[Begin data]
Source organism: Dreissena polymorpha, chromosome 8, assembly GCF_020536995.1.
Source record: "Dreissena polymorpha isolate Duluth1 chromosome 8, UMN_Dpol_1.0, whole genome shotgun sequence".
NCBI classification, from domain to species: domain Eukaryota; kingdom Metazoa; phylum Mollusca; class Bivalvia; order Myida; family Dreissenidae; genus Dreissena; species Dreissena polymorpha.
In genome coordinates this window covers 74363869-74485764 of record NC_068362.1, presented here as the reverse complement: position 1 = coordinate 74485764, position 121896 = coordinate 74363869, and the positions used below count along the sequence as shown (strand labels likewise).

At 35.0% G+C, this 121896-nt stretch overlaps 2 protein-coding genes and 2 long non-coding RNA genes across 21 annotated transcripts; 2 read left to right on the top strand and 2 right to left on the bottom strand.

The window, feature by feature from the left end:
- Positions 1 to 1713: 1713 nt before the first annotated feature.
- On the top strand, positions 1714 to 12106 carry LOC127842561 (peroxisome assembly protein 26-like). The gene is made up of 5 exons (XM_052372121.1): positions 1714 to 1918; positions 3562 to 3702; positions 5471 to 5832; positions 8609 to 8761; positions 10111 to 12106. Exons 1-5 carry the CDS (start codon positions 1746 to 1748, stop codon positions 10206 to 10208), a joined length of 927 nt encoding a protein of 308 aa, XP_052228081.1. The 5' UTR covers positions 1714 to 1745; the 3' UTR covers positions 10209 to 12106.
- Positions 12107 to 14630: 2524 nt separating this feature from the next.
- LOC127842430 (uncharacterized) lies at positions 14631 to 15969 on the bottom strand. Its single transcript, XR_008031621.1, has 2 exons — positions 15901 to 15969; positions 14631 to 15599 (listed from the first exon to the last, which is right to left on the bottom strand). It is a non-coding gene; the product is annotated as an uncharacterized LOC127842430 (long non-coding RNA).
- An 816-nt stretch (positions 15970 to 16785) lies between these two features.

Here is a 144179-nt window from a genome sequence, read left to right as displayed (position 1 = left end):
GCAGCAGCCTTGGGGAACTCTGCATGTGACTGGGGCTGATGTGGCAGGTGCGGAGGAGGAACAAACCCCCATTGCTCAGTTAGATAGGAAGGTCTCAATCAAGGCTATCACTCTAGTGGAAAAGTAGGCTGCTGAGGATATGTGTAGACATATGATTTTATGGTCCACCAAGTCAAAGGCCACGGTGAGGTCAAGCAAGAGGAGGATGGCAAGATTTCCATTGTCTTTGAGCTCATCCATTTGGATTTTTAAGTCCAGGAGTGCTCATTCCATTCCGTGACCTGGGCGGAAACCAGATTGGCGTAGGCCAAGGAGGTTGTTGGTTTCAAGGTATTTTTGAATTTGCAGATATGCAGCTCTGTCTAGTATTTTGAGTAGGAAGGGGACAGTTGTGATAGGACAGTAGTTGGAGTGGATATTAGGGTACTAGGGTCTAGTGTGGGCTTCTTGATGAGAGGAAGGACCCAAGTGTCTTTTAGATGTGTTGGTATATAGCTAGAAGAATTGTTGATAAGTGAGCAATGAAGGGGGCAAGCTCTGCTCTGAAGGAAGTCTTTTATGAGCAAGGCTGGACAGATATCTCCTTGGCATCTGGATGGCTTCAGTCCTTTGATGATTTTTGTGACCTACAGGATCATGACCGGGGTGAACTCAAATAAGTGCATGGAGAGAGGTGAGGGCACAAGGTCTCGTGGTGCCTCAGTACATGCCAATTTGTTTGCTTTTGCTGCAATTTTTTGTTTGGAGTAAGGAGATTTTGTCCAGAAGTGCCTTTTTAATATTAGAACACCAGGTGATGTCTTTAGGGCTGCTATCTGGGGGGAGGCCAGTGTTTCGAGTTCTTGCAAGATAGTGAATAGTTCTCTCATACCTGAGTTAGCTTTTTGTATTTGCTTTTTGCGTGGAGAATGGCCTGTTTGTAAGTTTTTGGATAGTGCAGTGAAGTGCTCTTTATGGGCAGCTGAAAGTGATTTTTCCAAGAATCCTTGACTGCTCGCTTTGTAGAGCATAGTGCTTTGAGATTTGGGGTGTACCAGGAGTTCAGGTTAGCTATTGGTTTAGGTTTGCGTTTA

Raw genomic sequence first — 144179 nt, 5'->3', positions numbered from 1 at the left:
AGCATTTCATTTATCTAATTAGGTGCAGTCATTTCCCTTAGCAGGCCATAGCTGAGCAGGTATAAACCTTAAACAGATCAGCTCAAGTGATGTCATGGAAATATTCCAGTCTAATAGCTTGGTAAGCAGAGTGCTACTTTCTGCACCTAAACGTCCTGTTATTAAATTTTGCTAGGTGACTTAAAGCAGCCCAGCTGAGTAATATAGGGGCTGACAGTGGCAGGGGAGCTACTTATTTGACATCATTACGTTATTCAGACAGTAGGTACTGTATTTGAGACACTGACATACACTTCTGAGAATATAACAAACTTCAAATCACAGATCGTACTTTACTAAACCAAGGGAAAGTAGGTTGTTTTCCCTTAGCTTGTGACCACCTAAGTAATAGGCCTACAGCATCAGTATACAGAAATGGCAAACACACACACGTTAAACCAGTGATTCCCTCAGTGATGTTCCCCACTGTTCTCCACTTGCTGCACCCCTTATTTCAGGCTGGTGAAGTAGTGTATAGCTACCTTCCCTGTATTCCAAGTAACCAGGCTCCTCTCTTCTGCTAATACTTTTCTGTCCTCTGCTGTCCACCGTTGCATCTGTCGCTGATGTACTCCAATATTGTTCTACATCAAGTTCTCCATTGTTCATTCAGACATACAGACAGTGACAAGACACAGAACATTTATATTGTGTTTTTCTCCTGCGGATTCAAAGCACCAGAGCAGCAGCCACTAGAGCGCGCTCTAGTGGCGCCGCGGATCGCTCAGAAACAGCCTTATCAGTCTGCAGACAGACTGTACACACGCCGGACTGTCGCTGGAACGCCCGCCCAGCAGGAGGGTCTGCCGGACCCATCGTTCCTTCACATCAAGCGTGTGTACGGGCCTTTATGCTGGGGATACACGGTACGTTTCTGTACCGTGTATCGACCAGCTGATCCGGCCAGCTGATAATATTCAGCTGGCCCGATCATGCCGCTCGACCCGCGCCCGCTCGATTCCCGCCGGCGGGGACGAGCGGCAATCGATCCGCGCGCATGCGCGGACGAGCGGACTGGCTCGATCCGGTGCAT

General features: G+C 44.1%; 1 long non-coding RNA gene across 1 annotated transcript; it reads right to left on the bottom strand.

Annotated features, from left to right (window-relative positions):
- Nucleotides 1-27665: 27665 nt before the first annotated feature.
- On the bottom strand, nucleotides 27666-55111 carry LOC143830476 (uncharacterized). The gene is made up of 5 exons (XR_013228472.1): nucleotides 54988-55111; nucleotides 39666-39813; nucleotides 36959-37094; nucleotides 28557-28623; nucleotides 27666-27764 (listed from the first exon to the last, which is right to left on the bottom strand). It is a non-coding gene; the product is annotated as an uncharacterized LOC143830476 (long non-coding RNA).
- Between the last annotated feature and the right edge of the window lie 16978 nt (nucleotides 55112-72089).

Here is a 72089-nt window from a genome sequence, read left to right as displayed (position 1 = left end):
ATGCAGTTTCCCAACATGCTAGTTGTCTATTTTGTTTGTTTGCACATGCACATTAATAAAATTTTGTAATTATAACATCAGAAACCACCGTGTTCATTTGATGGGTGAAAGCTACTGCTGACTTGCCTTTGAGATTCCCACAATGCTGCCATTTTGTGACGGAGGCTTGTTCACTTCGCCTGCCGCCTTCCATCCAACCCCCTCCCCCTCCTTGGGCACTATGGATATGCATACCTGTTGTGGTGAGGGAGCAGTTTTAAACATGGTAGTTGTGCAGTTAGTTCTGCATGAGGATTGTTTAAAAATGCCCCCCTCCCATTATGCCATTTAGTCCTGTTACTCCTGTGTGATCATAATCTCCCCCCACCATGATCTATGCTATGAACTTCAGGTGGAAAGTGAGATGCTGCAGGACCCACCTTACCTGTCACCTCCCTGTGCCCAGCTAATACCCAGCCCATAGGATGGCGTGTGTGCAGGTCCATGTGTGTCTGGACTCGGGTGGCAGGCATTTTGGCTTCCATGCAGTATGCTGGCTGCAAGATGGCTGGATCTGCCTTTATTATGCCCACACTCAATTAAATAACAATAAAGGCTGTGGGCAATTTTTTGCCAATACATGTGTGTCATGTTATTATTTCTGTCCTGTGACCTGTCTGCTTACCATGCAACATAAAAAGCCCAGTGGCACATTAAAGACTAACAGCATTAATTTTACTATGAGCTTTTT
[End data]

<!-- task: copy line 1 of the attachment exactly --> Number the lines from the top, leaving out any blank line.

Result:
Source organism: Dreissena polymorpha, chromosome 8, assembly GCF_020536995.1.